Despite the criticisms, it does seem like it is easier for men to do pull-ups than it is for women. Indeed, if we put the average heights and weights of American men and women into our equation, women have less physical work to do than men. So if it’s not because of center of gravity or arm length or weight, what is it?
It comes down to musculature. Men do in fact tend to have more muscle in their upper bodies ripe for the bulging. More muscle makes the work easier. But this advantage over women is fleeting. It may take a woman more time to develop the musculature required, but once developed, those muscles function like any males’. Overcoming this steep curve is no easy task. I suspect that because few among us have the time or effort available to significantly change our musculature, our bias against women doing pull-ups is not because they actually can’t do them, but because of men’s fortunate physiology.
Concluding that women can’t do pull-ups has a more sinister effect. I have trained many women who outright refuse to even try one. Women already believe that a pull-up is out of reach before their hands touch the bar. How many able women are discriminated against by this cultural truism?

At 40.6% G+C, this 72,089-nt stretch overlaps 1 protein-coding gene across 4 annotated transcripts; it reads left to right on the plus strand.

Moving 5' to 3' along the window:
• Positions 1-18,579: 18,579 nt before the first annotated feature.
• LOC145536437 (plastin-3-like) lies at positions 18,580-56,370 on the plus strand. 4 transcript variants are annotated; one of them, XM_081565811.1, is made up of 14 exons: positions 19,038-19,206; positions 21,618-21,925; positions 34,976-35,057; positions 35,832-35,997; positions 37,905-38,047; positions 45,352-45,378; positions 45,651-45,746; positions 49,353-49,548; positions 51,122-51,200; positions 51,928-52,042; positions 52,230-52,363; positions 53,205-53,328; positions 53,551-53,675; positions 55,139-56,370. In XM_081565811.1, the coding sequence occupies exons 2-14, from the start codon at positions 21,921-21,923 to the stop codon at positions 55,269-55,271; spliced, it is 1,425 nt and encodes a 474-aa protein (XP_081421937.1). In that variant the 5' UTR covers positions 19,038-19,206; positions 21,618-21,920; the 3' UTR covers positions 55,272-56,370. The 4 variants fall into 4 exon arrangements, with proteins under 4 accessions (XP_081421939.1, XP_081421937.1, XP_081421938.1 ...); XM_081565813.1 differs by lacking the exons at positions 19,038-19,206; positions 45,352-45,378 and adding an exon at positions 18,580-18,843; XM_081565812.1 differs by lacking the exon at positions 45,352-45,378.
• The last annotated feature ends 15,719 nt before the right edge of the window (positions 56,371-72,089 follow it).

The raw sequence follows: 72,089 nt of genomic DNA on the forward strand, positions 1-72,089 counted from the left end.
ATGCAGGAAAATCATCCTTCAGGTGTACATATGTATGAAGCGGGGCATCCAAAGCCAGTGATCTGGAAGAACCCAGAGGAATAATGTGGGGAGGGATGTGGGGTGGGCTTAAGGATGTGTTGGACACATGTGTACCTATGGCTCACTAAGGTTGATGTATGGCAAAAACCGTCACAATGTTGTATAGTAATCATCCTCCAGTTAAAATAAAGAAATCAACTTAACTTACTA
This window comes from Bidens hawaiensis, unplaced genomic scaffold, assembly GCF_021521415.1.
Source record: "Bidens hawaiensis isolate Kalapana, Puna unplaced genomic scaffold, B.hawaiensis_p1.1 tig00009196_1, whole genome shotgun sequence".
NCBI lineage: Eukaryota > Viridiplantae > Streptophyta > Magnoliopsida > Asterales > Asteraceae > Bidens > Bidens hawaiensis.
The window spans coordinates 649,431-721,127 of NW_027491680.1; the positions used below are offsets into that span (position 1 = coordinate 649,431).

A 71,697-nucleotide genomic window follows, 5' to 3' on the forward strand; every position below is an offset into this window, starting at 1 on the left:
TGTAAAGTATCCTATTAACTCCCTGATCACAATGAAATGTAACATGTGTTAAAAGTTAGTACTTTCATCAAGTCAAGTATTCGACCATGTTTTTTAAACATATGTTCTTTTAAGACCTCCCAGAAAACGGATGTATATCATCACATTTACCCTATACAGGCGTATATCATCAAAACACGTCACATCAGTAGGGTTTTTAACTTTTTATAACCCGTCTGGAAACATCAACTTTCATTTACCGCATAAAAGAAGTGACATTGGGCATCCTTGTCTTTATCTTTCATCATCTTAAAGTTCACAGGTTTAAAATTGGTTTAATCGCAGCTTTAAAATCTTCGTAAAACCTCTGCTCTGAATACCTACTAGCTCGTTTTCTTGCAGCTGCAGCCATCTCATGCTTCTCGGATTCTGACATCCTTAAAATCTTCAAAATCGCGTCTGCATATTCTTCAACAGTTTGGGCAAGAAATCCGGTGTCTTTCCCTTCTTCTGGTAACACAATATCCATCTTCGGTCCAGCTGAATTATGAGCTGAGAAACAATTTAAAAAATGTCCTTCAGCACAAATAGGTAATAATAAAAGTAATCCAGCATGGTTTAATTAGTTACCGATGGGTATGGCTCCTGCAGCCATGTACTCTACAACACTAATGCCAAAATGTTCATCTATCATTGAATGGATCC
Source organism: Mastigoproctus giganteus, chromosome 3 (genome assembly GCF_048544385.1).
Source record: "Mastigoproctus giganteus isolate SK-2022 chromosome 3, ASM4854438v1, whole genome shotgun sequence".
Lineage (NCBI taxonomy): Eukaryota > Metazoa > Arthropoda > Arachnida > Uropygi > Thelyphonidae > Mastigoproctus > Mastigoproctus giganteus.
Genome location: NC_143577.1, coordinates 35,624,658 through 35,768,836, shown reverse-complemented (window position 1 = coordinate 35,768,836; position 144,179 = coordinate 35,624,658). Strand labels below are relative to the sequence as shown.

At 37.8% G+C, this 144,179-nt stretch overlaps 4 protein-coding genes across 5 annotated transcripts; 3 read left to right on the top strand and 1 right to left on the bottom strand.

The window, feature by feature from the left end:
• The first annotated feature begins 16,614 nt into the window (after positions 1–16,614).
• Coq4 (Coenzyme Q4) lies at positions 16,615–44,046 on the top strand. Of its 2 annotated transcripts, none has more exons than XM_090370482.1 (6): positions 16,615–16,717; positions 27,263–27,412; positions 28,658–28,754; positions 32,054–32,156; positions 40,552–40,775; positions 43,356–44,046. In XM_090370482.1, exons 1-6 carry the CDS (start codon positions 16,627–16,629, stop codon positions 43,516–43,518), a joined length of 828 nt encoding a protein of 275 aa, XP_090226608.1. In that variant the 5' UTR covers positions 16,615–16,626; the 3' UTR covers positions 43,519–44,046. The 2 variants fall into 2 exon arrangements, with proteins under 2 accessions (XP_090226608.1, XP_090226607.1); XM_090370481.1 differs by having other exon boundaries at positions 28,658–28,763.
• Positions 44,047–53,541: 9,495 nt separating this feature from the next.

Pealing back the bias, to me it’s obvious: if a woman isn’t culturally dissuaded from trying, she is absolutely able to pull up and hit her head against the glass ceiling, smashing through it.
It is easy to buy into the cultural stereotype of “the gentle sex,” but it simply isn’t true. If you put a woman in a situation where she has to effectively do pull-ups all the time, as in rock climbing, she will learn to do one. Of course I am biased here, but rock climbing is the perfect counterpoint to the “women can’t do pull-ups” truism. The same kind of glass ceiling is present in the sciences, where a significant bias against women festers. Imagine how many women could excel in science if not for the pernicious myth that science and math are a man’s game. Likewise, fitness isn’t defined by the Arnold Schwarzeneggers of the world. If you give women a chance to pull past the bias and the bullshit, they often do.
Images: All images provided by author